Dori Goldin is at home with her infant son, Zack, when the baby starts spewing blood and vomit. She rushes him to the nearest emergency room where the child is immediately thrown into a number of tests to try to discover the source of his illness. Meanwhile, Dori's tv advertising executive husband, Josh, gets word of his son's condition and immediately rushes from work to meet his wife at the hospital. Once there, he finds himself startled to discover that Zack's attending physician is Dr. Darlene Stokes, head of the pediatrics unit. She also happens to be black. Weirdly, Josh immediately starts to fear that Dr. Stokes will assume Josh is racist and take it out on his son during his testing and treatment, but Josh tries to assure himself that because Dori is of Turkish blood, no one could call him racist. Even worse, Josh follows up this line of thinking with a comment to his wife later that evening, when he admits that he "didn't trust a thing about that doctor's looks."


While at the hospital, Zack's vitals takes a sudden nosedive. He starts to code. ER staff is able to stabilize him again but the incident sets up the story for all the drama that's about to unfold. While looking into Zack's short medical history thus far, Dr. Stokes starts to suspect Dori Goldin of having Munchhausen by Proxy, a controversial medical condition in which a mother is suspected of intentionally injuring -- whether through physical abuse or internal (ie. intentionally poisoning, but not enough to kill) her child and then presenting the injuries as just mysteriously cropping up. Sometimes this is for the sake of seeking attention, other times the reasoning is more difficult to determine. But once Dr. Stokes vocalizes her concerns with other colleagues, a media and legal firestorm ensues. The hospital fears being held liable for Zack coding while Dori Goldin is outwardly outraged over what she perceives as a kind of defamation of character. Inwardly though, the Goldins fear the hospital coming after them as unfit parents.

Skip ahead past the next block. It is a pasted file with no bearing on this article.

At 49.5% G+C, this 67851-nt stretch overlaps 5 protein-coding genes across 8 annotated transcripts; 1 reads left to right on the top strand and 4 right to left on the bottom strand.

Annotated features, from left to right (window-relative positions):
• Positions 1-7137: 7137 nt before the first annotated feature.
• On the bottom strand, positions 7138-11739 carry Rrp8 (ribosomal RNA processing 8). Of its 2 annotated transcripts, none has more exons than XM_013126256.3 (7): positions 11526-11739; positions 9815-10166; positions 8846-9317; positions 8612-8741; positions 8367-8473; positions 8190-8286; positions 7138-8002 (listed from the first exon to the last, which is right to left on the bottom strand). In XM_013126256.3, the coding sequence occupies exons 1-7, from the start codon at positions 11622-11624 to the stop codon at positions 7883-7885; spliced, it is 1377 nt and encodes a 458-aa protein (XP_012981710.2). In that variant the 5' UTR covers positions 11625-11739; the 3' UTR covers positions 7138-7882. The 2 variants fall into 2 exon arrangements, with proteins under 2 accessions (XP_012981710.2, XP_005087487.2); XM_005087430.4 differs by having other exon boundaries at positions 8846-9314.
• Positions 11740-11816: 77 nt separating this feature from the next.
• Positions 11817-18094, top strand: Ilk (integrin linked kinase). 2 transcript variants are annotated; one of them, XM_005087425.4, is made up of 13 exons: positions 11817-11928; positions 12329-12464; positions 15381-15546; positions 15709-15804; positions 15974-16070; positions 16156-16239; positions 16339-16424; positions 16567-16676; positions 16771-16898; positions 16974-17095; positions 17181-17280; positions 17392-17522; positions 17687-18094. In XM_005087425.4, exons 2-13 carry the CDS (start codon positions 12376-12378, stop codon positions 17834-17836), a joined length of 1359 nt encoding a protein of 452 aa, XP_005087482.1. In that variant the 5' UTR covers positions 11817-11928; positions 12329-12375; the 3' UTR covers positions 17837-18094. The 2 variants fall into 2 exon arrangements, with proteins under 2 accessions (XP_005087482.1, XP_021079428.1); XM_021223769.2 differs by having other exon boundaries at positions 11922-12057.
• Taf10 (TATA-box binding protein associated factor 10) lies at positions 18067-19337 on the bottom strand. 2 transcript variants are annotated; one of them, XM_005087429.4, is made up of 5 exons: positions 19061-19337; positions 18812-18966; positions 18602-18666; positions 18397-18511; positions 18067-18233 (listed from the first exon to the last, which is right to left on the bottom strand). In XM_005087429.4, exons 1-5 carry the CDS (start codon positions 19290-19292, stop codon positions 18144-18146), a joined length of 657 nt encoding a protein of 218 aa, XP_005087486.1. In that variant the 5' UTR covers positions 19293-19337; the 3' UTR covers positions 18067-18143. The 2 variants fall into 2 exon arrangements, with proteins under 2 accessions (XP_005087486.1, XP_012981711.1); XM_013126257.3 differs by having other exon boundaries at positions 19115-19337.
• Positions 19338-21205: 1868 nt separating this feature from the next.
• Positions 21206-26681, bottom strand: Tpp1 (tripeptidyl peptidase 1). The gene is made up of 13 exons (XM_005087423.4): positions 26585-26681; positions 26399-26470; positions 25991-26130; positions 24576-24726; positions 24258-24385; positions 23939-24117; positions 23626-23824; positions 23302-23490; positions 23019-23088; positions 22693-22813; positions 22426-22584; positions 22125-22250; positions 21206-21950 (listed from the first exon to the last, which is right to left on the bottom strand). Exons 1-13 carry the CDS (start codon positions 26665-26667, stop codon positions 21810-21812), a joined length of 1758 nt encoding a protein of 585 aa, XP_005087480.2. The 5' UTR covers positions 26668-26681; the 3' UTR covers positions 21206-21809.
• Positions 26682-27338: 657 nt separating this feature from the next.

A news story breaks that tries to discredit Dr. Stokes' diagnosis. This story latches onto the fact that while in college, Dr. Stokes was involved in a campus group that some could possibly perceive as an anti-white / Black Power kind of party. They also harp on the fact that she was raised fatherless (her father was incarcerated during those childhood years) as well as being once married to a Jewish white man who ended up leaving her. Of course the story leaves out a lot of pertinent details, instead being swayed to vilify Dr. Stokes, but when she tries to talk out her reasoning behind the diagnosis with a colleague, Dr. Weiss (who was actually the doctor on call the night Zack coded), Stokes is surprised to find Weiss skeptical. Weiss points out that most doctors are hesitant to even mutter the words Munchausen by Proxy simply because there's not enough definitive research out there to back up their suspicions. Weiss himself admits to being unsure if he believes it to be an actual disorder or just an unfortunate misreading of patients. Stokes starts to doubt herself somewhat, wondering if maybe she did misread Dori Goldin, even though Stokes reminds herself that she has seen the condition listed in the DSM under "pathology". Still, she can't help but ask herself if she did indeed miss something crucial? Is the hospital actually at fault on this one?